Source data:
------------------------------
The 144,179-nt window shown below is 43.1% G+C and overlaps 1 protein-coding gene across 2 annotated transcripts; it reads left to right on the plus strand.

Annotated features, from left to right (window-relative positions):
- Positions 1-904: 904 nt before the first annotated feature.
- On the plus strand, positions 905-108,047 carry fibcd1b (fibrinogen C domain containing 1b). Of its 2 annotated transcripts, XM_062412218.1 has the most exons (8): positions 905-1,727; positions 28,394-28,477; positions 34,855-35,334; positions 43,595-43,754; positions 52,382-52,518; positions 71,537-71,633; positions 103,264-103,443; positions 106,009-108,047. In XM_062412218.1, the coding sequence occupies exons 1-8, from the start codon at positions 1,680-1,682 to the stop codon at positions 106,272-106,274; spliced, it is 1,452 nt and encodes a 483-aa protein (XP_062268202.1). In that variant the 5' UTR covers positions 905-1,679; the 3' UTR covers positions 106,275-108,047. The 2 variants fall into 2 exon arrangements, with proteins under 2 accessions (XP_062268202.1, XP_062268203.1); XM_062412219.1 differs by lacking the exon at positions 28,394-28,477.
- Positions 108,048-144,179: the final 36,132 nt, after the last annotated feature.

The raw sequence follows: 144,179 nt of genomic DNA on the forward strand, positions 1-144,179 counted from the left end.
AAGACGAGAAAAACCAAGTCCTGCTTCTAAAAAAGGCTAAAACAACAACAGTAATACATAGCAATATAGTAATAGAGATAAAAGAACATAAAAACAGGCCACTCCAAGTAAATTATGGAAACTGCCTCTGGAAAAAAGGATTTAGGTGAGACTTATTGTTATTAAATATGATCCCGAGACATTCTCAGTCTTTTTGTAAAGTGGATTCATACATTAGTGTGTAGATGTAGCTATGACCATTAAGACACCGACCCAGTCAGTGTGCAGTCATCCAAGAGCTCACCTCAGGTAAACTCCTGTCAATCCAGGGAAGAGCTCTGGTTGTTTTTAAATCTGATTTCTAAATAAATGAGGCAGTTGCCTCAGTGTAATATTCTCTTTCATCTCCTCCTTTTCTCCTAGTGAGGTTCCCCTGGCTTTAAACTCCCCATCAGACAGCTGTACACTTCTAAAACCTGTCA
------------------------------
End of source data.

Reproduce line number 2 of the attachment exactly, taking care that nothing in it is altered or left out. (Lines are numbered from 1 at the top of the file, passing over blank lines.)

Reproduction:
Annotated features, from left to right (window-relative positions):